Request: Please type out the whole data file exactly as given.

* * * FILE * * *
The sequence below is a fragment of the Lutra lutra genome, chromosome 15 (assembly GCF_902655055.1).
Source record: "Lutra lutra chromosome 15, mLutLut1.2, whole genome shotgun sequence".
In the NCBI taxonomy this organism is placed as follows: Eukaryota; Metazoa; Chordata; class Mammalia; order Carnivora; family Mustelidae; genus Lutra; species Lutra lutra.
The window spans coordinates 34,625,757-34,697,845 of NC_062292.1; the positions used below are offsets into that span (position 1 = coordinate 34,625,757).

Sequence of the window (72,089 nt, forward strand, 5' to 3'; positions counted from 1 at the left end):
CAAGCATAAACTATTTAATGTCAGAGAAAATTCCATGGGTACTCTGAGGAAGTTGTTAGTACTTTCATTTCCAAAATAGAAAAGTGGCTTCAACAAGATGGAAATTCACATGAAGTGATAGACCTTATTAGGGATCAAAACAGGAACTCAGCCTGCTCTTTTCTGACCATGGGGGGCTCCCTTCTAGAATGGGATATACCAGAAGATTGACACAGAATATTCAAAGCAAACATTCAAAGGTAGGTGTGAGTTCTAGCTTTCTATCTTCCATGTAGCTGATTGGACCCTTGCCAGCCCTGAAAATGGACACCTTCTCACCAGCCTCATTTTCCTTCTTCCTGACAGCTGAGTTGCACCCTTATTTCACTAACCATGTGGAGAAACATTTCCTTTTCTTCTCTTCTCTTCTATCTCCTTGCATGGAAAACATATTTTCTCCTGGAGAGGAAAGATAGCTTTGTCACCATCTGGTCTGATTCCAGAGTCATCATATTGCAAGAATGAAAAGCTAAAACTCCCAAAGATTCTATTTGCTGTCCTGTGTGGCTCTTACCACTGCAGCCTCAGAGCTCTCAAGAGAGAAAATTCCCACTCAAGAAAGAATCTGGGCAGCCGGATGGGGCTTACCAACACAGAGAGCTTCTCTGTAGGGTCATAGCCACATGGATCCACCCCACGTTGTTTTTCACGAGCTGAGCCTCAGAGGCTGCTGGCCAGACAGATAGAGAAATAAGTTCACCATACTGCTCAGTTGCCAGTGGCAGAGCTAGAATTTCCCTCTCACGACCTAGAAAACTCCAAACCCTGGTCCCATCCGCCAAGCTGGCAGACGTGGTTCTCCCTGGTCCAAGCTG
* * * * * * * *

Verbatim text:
The sequence below is a fragment of the Lutra lutra genome, chromosome 15 (assembly GCF_902655055.1).
Source record: "Lutra lutra chromosome 15, mLutLut1.2, whole genome shotgun sequence".
In the NCBI taxonomy this organism is placed as follows: Eukaryota; Metazoa; Chordata; class Mammalia; order Carnivora; family Mustelidae; genus Lutra; species Lutra lutra.
The window spans coordinates 34,625,757-34,697,845 of NC_062292.1; the positions used below are offsets into that span (position 1 = coordinate 34,625,757).

Sequence of the window (72,089 nt, forward strand, 5' to 3'; positions counted from 1 at the left end):
CAAGCATAAACTATTTAATGTCAGAGAAAATTCCATGGGTACTCTGAGGAAGTTGTTAGTACTTTCATTTCCAAAATAGAAAAGTGGCTTCAACAAGATGGAAATTCACATGAAGTGATAGACCTTATTAGGGATCAAAACAGGAACTCAGCCTGCTCTTTTCTGACCATGGGGGGCTCCCTTCTAGAATGGGATATACCAGAAGATTGACACAGAATATTCAAAGCAAACATTCAAAGGTAGGTGTGAGTTCTAGCTTTCTATCTTCCATGTAGCTGATTGGACCCTTGCCAGCCCTGAAAATGGACACCTTCTCACCAGCCTCATTTTCCTTCTTCCTGACAGCTGAGTTGCACCCTTATTTCACTAACCATGTGGAGAAACATTTCCTTTTCTTCTCTTCTCTTCTATCTCCTTGCATGGAAAACATATTTTCTCCTGGAGAGGAAAGATAGCTTTGTCACCATCTGGTCTGATTCCAGAGTCATCATATTGCAAGAATGAAAAGCTAAAACTCCCAAAGATTCTATTTGCTGTCCTGTGTGGCTCTTACCACTGCAGCCTCAGAGCTCTCAAGAGAGAAAATTCCCACTCAAGAAAGAATCTGGGCAGCCGGATGGGGCTTACCAACACAGAGAGCTTCTCTGTAGGGTCATAGCCACATGGATCCACCCCACGTTGTTTTTCACGAGCTGAGCCTCAGAGGCTGCTGGCCAGACAGATAGAGAAATAAGTTCACCATACTGCTCAGTTGCCAGTGGCAGAGCTAGAATTTCCCTCTCACGACCTAGAAAACTCCAAACCCTGGTCCCATCCGCCAAGCTGGCAGACGTGGTTCTCCCTGGTCCAAGCTG